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Have plans for Valentine’s Day? Of course flowers and candy may make Mom happy. But if you and the kids really want to show her how special she is this Valentine’s Day, try one of these ideas.

Write her a letter or make her a glittery card. Mom’s going to keep a handwritten letter from her kids for a long time. Grab a pen and paper or some glue and sequins and have your kids write a letter or make a card that shows how special she is. She’s going to savor that treat forever.

Extend Valentine’s Day to a weekend day. You knowMom…would a few hours alone be her favorite activity one weekend day? Let the Valentine’s Day love spread to the weekend and take the kids out for a while.

Clean the house. Vacuum, dust, scrub the bathrooms – you know Mom doesn’t like to do these chores. Help the kids clean so Mom can spend some time in a lemon-scented, freshly vacuumed home.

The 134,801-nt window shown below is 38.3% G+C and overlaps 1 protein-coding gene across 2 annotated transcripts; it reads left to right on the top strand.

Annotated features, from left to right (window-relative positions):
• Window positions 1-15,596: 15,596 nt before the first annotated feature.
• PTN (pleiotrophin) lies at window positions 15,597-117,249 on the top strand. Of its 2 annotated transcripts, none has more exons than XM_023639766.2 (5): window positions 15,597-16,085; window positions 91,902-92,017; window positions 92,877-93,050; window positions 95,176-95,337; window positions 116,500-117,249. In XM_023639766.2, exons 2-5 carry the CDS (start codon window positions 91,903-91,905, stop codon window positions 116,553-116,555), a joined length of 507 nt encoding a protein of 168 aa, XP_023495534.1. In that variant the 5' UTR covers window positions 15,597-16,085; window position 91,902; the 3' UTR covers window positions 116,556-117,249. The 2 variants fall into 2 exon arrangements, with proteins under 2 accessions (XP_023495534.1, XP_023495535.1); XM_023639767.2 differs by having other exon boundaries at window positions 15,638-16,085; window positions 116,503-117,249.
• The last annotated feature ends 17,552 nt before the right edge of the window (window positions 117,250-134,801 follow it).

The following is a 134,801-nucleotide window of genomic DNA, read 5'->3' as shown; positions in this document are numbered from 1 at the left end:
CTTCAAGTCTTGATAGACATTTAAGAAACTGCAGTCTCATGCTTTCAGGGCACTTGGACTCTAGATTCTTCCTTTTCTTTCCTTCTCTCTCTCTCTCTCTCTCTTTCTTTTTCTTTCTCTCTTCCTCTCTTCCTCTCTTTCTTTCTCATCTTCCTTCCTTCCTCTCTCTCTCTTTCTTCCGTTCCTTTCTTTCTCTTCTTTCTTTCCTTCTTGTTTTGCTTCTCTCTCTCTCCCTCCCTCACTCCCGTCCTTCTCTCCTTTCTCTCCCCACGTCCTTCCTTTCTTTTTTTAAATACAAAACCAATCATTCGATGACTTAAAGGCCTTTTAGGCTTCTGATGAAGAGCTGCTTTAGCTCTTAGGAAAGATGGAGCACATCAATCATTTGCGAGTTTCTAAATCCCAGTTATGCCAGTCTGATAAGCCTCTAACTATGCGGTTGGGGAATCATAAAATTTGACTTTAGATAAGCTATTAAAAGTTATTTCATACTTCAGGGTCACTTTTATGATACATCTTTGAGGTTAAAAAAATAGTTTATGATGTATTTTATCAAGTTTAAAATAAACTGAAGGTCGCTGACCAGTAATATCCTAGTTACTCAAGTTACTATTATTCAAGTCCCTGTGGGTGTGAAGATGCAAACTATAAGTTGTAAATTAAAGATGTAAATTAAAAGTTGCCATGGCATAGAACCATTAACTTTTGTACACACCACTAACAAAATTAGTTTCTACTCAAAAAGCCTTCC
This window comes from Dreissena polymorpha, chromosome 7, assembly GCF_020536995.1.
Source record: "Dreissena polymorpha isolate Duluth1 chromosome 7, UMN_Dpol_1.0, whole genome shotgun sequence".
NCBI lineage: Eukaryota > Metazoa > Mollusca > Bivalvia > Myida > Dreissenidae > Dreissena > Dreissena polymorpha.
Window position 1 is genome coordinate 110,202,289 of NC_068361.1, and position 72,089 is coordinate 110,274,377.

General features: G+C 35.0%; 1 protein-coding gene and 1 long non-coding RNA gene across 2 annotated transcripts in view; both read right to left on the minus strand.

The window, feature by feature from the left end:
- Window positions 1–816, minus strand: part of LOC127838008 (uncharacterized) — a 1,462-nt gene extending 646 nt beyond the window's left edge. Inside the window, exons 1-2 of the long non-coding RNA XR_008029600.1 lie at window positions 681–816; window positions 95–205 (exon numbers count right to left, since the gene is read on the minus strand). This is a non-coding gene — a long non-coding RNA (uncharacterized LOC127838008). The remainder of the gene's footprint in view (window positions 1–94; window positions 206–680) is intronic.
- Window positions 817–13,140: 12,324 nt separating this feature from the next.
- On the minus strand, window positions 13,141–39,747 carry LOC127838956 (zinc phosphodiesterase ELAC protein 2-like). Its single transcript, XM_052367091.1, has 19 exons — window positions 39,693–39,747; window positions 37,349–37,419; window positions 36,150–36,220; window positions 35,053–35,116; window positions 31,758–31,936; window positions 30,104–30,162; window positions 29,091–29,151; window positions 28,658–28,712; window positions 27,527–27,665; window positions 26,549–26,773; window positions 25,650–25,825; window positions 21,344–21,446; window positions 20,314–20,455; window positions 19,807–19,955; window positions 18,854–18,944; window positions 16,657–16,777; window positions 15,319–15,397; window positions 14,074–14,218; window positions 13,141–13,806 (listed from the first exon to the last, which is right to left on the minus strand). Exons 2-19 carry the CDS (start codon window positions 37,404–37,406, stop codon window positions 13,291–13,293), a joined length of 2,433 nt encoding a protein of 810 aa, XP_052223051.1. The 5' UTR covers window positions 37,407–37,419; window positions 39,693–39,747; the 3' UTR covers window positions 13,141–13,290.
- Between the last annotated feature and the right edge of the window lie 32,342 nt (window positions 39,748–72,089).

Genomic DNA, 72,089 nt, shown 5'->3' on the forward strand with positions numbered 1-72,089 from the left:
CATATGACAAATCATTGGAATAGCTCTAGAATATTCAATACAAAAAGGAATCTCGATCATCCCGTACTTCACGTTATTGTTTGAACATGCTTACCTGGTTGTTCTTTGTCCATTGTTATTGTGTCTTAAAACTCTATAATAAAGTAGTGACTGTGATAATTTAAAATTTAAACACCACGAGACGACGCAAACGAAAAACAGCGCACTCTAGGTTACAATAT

Wash her car. Better than cleaning the house – wash, vacuum and maybe even wax her car. There’s no mom that’s not going to appreciate a shiny, clean, cup-free car!

Take the kids grocery shopping. Go to the grocery store for Mom. It’s Dad’s turn to push the cart, pay the bill, lug the groceries in the house, and most importantly, say no to sugary cereal and cookies.

And finally – Take Mom out to dinner. It may sound like a fun idea to cook for Mom on Valentine’s Day, but you’re going to stick her with the greasy pots and pans and a sink full of dishes that need to be loaded (and then unloaded) from the dishwasher. Treat her to a night out. Doesn’t have to be fancy. She’ll be glad to not be on KP Duty.

These are a few ways to say “We Love Mom.” But remember, you don’t have to save these for a special day. Make every day Valentine’s Day!

Teach Your Kids to Love Their Home and DIY Projects